What is more, RT develops its activities also in the new regions in Europe. The agency already entered the Serbian market in the national language and the broadcast of RT Balkan is planned no later than in 2024. The news outlet is to be headed by Jelena Milincic, daughter of the editor of the Sputnik news agency. RT editor-in-chief Margarita Simonyan wrote on Telegram: “We launched RT in the Balkans. Because Kosovo is Serbia” [43].

Russia now tries to present itself as the leader of the global “anti-colonial movement”, focusing its “soft power” on the former colonies, the post-Soviet space, and less wealthy countries in Europe. As the Kremlin’s efforts in influencing audiences in South America, Africa, and Asia grows, it is extremely important to monitor Russian propaganda outlets in those regions [44].

Comparison graph showing fuding for VGTRK and RT

Zvezda, TASS & Rossiya Segodnya

In our analysis, we also monitored the funding for other three big media agencies in the Russian propaganda market: Zvezda, TASS, and Rossiya Segodnya.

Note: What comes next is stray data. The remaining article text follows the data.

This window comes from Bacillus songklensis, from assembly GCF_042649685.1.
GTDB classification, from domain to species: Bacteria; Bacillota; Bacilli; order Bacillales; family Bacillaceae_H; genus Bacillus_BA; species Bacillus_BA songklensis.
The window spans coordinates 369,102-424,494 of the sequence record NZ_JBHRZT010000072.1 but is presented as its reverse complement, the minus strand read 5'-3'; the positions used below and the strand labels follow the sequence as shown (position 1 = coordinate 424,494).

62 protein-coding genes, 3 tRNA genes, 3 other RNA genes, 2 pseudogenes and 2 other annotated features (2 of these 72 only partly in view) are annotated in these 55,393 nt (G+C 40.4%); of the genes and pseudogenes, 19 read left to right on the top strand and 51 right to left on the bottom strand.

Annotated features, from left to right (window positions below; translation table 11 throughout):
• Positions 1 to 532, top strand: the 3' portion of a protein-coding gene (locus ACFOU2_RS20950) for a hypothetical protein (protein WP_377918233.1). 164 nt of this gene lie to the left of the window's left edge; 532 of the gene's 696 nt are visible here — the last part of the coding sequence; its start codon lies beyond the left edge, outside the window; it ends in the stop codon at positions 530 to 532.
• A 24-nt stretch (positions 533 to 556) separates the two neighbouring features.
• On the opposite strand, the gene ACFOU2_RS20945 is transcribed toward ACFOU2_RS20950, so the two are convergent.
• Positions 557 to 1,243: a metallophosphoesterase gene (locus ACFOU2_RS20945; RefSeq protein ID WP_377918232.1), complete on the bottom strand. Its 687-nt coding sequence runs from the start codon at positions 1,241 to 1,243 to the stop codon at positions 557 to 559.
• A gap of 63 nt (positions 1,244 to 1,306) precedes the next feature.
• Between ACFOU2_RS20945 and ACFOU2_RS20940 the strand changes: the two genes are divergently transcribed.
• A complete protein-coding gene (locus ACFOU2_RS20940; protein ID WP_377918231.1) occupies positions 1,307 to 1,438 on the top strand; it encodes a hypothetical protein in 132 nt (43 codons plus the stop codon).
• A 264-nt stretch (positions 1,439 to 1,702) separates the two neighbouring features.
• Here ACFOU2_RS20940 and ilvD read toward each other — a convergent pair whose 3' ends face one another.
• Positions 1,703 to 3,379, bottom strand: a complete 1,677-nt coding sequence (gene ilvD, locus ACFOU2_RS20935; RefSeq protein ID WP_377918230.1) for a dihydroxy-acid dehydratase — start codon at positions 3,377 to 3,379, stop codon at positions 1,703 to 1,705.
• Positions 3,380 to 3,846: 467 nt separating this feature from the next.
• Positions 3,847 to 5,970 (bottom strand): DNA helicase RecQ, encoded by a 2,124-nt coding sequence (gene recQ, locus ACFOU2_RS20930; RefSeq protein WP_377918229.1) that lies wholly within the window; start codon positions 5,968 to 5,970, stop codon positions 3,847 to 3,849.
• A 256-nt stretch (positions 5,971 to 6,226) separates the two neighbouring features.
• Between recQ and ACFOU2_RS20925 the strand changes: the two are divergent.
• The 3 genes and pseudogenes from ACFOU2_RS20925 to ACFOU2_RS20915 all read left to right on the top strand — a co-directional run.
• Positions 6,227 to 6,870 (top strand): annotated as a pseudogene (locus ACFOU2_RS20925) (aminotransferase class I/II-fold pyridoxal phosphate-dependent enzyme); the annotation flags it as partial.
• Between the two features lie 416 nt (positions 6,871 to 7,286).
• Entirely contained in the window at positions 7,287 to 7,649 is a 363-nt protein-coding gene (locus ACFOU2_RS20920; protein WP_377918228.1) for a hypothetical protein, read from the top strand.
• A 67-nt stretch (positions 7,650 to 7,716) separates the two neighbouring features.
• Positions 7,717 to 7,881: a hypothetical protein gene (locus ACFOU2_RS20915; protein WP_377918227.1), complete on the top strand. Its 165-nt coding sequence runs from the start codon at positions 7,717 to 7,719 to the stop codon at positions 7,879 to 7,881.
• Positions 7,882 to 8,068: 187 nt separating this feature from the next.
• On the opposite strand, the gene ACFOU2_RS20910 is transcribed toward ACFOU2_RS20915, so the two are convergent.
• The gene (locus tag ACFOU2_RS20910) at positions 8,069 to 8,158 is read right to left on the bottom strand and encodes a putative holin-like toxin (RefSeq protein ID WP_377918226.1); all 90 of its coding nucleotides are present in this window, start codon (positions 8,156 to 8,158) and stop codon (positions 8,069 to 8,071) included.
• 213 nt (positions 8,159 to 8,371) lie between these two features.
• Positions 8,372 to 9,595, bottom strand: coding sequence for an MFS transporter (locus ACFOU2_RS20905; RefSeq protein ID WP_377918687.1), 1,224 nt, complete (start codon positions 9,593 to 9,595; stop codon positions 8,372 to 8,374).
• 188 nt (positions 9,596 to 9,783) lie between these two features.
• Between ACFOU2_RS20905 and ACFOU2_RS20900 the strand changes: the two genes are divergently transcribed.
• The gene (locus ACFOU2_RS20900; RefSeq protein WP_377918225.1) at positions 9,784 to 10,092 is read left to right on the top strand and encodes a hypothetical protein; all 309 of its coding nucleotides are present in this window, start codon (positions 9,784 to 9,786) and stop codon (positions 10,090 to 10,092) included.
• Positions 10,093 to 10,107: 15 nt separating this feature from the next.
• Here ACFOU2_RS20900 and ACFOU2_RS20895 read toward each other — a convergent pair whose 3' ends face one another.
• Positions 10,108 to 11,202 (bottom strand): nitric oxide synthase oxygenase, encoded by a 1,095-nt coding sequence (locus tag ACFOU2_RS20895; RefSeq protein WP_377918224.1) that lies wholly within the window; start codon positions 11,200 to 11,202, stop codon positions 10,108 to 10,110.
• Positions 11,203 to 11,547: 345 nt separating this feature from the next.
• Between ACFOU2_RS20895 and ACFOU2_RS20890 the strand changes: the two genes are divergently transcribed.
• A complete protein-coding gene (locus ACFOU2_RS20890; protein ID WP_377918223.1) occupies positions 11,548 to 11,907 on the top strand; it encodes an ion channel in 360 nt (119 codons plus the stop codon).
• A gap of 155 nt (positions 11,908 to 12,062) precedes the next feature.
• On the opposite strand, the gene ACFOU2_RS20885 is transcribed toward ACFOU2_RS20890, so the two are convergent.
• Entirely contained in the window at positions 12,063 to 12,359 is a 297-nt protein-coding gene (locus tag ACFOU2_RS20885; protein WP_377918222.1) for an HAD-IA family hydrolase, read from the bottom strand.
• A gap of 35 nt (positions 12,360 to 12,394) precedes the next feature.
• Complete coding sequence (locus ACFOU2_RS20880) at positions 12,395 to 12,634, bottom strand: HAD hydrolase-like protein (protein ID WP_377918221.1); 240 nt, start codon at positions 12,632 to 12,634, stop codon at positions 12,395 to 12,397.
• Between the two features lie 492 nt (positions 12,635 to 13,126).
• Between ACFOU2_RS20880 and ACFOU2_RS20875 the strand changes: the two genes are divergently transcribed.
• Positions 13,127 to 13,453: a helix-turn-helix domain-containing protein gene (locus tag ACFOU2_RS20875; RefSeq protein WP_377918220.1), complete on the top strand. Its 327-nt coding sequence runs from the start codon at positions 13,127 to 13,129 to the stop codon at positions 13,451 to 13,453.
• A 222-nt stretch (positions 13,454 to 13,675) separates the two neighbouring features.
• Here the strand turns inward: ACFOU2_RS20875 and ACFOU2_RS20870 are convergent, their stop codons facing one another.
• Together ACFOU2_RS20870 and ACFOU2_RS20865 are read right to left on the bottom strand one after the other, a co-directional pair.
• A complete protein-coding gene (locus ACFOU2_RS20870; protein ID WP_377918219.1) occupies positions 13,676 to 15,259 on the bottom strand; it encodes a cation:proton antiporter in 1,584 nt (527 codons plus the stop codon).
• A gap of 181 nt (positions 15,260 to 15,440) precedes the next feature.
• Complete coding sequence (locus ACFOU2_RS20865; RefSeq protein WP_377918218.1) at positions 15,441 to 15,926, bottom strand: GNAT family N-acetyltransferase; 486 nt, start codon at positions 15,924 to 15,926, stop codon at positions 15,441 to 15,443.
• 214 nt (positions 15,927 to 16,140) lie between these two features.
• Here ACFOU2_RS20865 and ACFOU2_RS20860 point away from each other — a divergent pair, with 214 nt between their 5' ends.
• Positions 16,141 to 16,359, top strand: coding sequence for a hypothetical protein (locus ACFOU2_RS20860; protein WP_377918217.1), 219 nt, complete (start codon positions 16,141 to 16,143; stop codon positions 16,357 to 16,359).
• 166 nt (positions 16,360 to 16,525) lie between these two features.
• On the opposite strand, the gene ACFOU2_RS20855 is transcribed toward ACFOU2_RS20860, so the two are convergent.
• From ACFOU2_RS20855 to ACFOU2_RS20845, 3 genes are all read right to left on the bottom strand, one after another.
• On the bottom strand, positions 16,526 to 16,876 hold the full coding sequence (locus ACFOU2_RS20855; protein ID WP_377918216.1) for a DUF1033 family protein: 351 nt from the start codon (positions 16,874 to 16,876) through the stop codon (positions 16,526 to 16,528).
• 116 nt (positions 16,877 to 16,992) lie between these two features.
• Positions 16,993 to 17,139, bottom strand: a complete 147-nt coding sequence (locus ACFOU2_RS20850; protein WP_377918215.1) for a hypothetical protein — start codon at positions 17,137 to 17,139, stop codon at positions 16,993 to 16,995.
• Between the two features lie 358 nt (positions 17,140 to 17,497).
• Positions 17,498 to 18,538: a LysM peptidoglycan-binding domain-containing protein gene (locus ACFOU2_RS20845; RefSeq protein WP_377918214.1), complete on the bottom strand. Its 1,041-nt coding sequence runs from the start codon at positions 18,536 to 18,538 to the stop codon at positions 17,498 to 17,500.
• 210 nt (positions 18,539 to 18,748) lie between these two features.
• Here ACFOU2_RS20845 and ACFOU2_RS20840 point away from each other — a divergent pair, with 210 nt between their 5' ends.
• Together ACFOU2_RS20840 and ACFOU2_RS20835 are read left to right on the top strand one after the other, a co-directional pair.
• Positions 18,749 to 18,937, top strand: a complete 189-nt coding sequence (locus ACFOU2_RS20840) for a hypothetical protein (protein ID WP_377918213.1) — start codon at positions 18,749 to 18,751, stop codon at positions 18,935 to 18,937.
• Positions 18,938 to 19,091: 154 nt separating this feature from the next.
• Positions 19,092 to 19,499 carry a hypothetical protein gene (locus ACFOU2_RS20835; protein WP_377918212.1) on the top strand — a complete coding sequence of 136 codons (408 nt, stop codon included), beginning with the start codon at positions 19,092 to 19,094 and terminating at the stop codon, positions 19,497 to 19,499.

Graph comparison of funding for zvezda, TASS & Rossiya Segodnya RUB

Speaking about Rossiya Segodnya, in 2023 the financing is the same as in the previous year - 9.4 billion RUB. It is worth recalling here that this agency is associated with titles such as Sputnik and Ria Novosti, which, as mentioned, were sanctioned due to Russia’s war in Ukraine. Regarding the TASS, it is one of the most quoted Russian news agencies, which publishes almost three thousand content pieces daily in six languages [45]. In 2023 its budget increased up to 4.7 billion RUB. According to the budget law, the change in funding was mostly due to the allocation of a larger amount for the modernisation of the agency.